The sheikhs secret princ.., p.9
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       The Sheikh's Secret Princess, p.9
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         Part #2 of The Sheikh's Every Wish series by Holly Rayner

  I have.”

  He turned, hot pan in his hand. “Oh, you think I meant the ring.”

  Anita’s eyes narrowed. “What else could you mean?”

  He turned back to the stove, as though he didn’t want to look her in the eyes while he was talking.

  “The risk wasn’t losing the ring. That would always show up. Someone would find it. No, the risk was that someone other than you would return it. And then I’d be stuck trying to find another excuse to get you to come out with me.”

  For not the first time that day, Anita felt her face redden. But this time, the warmth from her face spread throughout her body. First to her arms, and then all throughout her chest, her torso, and all the rest.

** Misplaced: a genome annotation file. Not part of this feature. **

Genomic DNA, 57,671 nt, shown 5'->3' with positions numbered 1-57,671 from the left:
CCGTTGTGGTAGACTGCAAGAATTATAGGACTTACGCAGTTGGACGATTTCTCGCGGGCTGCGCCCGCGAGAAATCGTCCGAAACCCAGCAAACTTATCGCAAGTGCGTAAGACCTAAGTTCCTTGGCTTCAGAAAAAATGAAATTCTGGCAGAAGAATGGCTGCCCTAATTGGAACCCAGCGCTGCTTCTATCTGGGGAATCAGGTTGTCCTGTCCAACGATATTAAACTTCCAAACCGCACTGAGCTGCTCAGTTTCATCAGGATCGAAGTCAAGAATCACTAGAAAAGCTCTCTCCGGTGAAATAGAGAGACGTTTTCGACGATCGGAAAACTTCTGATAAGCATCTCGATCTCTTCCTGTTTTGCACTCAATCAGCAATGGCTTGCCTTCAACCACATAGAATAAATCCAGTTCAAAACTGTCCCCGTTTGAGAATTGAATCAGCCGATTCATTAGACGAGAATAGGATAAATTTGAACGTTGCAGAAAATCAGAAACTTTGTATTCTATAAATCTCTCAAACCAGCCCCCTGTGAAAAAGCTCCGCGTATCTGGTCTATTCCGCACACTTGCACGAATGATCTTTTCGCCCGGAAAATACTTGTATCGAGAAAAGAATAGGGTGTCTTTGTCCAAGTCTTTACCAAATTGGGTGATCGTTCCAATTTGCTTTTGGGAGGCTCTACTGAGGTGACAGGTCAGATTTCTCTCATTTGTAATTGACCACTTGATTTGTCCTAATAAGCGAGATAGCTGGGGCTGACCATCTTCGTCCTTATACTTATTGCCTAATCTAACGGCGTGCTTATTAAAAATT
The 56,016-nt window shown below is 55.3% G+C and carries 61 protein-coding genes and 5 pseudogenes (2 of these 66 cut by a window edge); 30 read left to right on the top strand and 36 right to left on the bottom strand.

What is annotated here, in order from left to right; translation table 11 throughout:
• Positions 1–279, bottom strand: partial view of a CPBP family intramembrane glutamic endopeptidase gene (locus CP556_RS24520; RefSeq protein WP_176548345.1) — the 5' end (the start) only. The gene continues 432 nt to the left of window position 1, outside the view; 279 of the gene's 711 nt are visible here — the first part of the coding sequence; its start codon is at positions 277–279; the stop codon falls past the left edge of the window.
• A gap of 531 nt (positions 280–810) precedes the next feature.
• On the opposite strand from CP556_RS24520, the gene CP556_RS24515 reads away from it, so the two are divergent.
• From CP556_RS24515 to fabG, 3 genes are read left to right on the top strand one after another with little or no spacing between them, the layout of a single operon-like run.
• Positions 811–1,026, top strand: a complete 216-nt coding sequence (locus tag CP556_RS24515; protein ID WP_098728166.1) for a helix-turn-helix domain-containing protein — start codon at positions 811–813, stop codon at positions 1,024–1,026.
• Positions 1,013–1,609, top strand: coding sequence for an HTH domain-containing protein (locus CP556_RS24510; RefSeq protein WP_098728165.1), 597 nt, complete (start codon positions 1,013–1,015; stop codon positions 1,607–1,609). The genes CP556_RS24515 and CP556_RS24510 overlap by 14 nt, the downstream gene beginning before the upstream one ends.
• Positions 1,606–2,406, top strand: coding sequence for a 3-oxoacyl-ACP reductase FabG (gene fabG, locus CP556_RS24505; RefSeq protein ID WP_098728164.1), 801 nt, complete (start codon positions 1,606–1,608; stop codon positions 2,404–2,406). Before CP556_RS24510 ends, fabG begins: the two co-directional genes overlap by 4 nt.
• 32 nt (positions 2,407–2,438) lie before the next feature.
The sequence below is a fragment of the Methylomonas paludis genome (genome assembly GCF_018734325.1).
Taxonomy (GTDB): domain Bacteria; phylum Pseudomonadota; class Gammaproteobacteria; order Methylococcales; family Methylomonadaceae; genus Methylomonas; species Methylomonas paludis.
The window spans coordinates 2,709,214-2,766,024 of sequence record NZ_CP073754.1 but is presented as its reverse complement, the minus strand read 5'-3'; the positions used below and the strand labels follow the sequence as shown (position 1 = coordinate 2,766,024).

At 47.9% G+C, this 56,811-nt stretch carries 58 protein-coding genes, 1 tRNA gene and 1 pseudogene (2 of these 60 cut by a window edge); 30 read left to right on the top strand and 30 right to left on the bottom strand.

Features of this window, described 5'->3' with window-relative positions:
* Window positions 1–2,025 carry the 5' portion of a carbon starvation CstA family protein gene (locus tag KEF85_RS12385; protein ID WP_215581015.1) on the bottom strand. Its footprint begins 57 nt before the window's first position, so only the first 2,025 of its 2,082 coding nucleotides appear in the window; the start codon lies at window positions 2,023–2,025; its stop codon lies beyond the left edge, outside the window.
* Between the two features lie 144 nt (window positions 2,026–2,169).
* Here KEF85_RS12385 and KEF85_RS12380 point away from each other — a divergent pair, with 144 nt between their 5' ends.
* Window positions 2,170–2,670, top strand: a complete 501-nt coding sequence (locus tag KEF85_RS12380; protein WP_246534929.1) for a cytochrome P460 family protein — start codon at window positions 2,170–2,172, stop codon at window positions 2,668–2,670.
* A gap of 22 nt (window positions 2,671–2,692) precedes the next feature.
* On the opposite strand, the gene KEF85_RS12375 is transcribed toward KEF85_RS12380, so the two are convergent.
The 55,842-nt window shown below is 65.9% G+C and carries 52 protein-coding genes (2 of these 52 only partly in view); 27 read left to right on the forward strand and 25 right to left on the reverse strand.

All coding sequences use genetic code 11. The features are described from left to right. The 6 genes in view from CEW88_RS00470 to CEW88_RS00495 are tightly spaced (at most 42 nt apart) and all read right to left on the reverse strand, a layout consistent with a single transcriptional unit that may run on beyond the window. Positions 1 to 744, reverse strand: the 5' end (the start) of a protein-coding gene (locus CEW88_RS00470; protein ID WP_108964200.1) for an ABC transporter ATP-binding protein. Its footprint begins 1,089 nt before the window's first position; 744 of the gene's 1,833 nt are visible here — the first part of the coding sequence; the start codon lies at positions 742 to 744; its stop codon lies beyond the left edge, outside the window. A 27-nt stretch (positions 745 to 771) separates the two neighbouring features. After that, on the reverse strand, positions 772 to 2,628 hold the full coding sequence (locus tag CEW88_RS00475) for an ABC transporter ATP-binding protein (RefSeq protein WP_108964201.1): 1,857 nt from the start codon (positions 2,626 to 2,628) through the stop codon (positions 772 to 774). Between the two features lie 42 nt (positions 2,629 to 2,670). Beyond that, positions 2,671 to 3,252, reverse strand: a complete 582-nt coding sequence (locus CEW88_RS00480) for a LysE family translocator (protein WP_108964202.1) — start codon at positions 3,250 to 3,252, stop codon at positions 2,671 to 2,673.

He’d asked her to come out with him. He’d arranged all manner of romantic gestures for her. But it wasn’t until this moment that she had really thought of it.

  He wanted her. He really wanted to see her. It was one thing, thinking that chance had brought them together. But to know that he’d planned it… It was too much. She changed the subject. “So do you live in Houston, then? I thought you were only here on business.”

  From his tone, he too seemed relieved to be back on more neutral ground. He came back to the kitchen island, to do some more prep work, where he could look her in the eye.

  Anita was glad. She felt like she had missed him, even though he’d only been a few feet further away.

  “It’s a little bit of both, really. I spend a lot of time here, and I was surprised it took me so long to hear that there was an Al-Dalian restaurant here. You guys must keep pretty far under the radar. But there are other places I spend a lot of time, too. A bit in New York… I’ve got some rooms up in Barrow, Alaska, even. And, of course, back home in Az Kajir.”

  He said it all so matter-of-factly, like he didn’t realize how far removed it was from what Anita’s life had been. She felt like she needed to tell him.

  “The furthest I’ve ever been from Houston was a trip to Austin.”

  “Oh, Austin! I haven’t been. I hear it’s a little… out there.”

  Anita laughed, though more by rote reaction than by real feeling. “Yes, it was that, for sure.”